With the fall of Malaya, Singapore and Burma in SE Asia in February 1942, the Japanese had a run on the British empire in SE Asia and for Churchill it was an ignominious defeat and "largest capitulation" in British history. The British prestige took a severe beating and the British administration's morale was very low. Though the Indian troop fought well, the entire Indian leaders and people of India were terribly angry over Churchill's irresponsible and arrogant attitude towards urgent needs of India. During the Bengal famine in 1843 when people were emancipated and dying in pain, Churchill, a well-known India baiter, never allowed relief ships of food grains into India on grounds of war and further made a carping remark by asking: "Why, if the famine was so horrible, Gandhi had not yet died of starvation?". Despite Churchill's immature and disgusting posture towards India, Indians fought with distinction throughout the world, including in the European theaters of Germany and Italy, the north African deserts, in the West African campaign, in the South Asian regions, defending India against the Japanese and other forces. Ursula, as a volunteer for the British India troop was assisting the ''V force'' operating across the border with Burma. Ursula posted many Nagas near the trails to watch the movements of Japanese. She led an army of 150 Nagas, equipped with ancient muzzle guns to defend the incursions. Japanese incursions into India did not occur until early 1944. Between 1942 and 1944 she guarded the Jungles of Assam like an angel, ever vigilant, ready to drive the enemy out. The Japanese were near-by and they had to safeguard the railways 20 miles from this place. It was an important supply line and any blockade would cause disaster. At night it was unsafe for Ursula to stay in the jungle. The Nagas dug holes and hid in them carefully, crept along the pig path single-file adequately spaced. In case of an ambush, those in the behind will escape. The Nagas also used some code to forewarn the approach of enemies.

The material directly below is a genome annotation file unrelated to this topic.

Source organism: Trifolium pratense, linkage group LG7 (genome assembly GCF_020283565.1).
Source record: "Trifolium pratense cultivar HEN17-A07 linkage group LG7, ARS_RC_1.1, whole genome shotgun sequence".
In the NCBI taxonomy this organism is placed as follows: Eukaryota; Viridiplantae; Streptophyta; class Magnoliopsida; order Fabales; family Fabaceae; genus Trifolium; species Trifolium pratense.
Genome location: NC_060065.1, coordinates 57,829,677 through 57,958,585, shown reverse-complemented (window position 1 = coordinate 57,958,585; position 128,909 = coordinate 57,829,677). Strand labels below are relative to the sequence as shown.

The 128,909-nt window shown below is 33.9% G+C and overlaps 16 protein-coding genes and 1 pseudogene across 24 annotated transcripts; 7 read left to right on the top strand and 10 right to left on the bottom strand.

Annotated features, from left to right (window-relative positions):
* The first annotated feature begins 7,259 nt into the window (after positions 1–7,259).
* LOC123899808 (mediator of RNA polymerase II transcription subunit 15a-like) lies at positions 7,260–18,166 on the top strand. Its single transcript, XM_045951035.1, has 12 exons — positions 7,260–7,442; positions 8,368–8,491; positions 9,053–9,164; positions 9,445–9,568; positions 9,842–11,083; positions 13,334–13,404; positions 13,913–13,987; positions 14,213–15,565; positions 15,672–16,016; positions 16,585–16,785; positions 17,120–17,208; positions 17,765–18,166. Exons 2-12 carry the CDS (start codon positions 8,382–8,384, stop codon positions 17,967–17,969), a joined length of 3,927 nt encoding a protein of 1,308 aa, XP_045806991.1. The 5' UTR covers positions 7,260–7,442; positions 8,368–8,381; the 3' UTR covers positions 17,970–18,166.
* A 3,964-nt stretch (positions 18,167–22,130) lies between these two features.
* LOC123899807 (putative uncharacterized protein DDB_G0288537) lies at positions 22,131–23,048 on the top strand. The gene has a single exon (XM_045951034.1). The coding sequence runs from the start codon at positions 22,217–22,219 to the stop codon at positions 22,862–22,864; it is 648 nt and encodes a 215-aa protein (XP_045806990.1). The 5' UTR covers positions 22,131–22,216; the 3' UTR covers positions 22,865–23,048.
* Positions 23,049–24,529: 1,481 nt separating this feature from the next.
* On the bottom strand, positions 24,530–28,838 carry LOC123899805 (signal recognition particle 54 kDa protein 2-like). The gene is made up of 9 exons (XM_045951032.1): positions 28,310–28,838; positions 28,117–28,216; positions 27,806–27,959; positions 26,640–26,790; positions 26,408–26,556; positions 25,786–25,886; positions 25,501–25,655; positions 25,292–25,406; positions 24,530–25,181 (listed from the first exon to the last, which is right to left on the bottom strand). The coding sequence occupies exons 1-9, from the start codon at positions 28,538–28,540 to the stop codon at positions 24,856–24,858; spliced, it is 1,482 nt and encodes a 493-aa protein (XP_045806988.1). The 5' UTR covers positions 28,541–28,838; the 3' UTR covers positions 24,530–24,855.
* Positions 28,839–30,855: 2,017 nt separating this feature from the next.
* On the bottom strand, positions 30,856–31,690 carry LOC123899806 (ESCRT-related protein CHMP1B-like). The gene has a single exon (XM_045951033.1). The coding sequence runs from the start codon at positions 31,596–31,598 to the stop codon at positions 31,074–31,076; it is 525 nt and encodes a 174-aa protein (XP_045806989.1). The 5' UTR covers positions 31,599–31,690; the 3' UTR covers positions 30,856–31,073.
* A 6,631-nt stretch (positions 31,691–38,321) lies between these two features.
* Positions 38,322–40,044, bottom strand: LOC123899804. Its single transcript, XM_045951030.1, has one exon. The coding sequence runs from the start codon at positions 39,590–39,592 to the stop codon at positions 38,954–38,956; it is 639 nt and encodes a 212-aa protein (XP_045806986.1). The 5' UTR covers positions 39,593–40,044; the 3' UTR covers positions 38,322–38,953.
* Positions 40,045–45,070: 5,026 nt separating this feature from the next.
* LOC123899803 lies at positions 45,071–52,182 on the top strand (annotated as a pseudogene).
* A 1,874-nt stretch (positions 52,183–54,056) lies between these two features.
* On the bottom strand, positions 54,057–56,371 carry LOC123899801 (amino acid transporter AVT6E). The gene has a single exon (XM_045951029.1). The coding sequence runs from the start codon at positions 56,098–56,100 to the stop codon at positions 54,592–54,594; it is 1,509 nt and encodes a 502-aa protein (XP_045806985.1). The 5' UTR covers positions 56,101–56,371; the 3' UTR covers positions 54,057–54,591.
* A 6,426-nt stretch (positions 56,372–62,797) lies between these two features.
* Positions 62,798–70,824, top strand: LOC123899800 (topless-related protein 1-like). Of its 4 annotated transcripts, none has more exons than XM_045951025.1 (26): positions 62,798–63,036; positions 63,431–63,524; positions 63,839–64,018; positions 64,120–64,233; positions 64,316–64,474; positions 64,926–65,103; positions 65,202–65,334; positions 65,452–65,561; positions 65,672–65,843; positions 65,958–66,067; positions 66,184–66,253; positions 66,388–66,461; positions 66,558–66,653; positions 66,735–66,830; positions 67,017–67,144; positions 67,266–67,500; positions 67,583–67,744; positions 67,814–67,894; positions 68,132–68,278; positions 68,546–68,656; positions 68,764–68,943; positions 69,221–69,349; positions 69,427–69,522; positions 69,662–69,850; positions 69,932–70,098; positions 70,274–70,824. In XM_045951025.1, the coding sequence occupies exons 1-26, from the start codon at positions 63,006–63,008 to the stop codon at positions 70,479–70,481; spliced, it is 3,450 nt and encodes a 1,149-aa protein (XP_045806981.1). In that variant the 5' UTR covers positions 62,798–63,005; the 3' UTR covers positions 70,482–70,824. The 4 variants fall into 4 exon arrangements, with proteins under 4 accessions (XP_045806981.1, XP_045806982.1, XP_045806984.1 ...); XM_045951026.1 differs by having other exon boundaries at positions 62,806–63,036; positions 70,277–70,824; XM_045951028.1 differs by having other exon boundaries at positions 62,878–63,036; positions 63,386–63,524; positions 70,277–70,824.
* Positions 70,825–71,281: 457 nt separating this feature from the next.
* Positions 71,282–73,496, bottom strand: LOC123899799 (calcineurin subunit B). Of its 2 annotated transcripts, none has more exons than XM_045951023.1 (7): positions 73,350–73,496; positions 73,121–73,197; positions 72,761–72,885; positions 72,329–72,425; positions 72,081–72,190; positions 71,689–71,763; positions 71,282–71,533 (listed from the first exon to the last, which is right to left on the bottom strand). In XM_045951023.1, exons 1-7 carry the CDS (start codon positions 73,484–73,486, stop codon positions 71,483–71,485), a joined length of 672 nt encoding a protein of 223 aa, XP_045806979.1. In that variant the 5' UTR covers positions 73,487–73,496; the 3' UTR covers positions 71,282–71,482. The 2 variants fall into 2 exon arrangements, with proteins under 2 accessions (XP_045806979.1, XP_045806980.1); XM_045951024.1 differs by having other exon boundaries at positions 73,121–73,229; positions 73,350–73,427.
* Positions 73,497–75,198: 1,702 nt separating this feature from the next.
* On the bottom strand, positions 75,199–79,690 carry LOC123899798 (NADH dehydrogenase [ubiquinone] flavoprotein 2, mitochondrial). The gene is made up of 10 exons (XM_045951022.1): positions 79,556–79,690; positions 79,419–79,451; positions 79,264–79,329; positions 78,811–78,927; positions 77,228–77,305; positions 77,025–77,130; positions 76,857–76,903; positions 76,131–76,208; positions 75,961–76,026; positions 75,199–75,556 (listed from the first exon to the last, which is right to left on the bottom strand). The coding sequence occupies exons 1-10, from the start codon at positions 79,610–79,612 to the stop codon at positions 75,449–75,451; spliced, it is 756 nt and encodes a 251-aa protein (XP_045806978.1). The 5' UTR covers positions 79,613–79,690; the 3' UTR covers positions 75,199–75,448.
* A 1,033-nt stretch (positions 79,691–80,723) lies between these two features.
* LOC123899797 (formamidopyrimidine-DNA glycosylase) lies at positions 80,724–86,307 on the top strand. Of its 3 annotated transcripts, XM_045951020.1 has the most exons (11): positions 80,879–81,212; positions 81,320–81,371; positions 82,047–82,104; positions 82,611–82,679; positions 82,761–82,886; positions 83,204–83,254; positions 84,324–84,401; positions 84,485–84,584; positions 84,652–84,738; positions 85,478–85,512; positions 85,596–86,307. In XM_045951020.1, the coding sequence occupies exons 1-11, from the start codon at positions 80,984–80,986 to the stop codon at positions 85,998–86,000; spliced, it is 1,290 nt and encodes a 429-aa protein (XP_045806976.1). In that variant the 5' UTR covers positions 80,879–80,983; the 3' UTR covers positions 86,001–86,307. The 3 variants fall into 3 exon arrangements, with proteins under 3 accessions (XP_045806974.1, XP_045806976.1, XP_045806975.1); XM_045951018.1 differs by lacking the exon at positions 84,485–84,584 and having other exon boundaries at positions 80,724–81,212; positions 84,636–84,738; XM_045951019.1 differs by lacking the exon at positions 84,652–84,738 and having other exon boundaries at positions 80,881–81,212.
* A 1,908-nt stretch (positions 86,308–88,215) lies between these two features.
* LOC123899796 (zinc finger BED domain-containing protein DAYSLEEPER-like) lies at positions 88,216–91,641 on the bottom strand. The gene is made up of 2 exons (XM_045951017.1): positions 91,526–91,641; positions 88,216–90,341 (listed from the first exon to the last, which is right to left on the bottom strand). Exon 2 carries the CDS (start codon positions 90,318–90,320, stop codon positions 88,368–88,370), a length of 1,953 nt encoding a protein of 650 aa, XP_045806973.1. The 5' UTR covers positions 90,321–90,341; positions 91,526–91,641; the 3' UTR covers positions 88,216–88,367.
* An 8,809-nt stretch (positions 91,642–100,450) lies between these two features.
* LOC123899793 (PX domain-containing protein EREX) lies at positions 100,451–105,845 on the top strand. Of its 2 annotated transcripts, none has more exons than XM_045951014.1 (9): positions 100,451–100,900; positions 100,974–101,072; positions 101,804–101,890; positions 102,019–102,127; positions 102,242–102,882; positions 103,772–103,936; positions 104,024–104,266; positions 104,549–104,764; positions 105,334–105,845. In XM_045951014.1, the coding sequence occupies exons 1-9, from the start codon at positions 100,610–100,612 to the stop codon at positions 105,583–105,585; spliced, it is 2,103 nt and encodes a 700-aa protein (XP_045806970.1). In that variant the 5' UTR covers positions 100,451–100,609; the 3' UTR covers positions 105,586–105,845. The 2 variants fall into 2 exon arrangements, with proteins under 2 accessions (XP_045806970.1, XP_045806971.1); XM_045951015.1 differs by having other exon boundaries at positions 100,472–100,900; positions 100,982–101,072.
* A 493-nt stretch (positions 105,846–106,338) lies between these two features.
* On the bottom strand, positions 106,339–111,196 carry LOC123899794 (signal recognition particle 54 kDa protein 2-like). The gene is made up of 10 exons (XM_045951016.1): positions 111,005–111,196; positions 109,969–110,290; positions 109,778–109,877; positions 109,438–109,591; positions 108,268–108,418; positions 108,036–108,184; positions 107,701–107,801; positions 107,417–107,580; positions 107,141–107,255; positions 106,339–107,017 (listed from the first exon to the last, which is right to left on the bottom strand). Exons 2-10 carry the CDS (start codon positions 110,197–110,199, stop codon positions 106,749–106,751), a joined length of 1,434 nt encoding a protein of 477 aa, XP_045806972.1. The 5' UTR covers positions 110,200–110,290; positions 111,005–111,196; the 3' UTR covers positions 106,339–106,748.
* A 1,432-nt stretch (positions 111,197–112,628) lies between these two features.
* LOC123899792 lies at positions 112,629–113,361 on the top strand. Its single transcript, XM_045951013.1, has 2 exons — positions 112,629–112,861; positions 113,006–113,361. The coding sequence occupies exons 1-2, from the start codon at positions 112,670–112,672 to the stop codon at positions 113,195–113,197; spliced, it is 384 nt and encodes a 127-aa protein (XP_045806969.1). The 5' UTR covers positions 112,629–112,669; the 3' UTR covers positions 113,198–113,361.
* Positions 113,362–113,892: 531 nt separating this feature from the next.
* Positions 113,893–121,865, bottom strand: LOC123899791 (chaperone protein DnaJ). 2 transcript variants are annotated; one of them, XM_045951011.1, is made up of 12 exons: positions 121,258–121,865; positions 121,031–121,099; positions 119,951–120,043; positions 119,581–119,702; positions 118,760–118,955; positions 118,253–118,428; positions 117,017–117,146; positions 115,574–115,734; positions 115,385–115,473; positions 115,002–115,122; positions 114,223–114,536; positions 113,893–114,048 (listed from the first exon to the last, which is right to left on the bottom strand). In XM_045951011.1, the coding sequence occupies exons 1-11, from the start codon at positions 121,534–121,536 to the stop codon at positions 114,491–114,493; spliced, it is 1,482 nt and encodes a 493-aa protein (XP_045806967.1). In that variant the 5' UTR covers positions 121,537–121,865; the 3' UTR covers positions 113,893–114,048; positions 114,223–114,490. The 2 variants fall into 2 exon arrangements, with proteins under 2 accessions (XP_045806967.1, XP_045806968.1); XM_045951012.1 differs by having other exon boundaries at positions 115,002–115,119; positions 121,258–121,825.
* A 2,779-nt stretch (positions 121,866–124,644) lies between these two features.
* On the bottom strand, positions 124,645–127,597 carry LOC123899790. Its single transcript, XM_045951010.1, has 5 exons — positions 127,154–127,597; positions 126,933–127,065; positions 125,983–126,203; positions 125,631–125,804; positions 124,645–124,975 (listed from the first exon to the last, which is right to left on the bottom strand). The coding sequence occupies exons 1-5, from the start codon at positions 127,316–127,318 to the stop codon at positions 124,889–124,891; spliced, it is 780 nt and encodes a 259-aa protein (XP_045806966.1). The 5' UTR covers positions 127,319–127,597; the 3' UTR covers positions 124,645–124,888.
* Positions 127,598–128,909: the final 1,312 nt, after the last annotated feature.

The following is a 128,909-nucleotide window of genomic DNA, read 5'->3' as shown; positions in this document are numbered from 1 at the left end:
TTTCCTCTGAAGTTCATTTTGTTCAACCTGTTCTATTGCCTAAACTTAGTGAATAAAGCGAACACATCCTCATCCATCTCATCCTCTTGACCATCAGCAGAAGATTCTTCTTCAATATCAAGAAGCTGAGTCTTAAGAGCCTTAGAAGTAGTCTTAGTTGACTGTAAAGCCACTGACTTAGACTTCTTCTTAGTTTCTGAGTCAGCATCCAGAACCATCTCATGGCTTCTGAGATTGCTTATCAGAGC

Japanese had a plan to enter NE India from two fronts - Imphal or Kohima. The Battle of Kohima was the turning point of the Japanese U Go offensive into India in April, 1944 in the Second World War. In this sea-saw battle, the siege of Imphal was relived and the British and Indian troops successfully drove the Japanese from Kohima. During the war, Bower and Nagas rescued numerous airmen who had been shot down, escaped soldiers, evacuees et al. She and her Naga tribes, along with the British army, gave stiff resistance and ambushed the invading Japanese army which at last became decimated and dying in thousands. Only one third of about 80,000 Japanese army men returned, rest perished in the jungles of Assam. The two garrisons at Imphal and Kohima played a key role with backing from Ursula and her Naga tribes in the interior parts of Assam.
In recognition of her courage and assistance to the British India military, she was awarded an MBE and the Lawrence of Arabia medal. Americans dubbed he as "Jungle Queen''. She was also featured in the Time Magazine.
(corrections made: 09 December, 2016)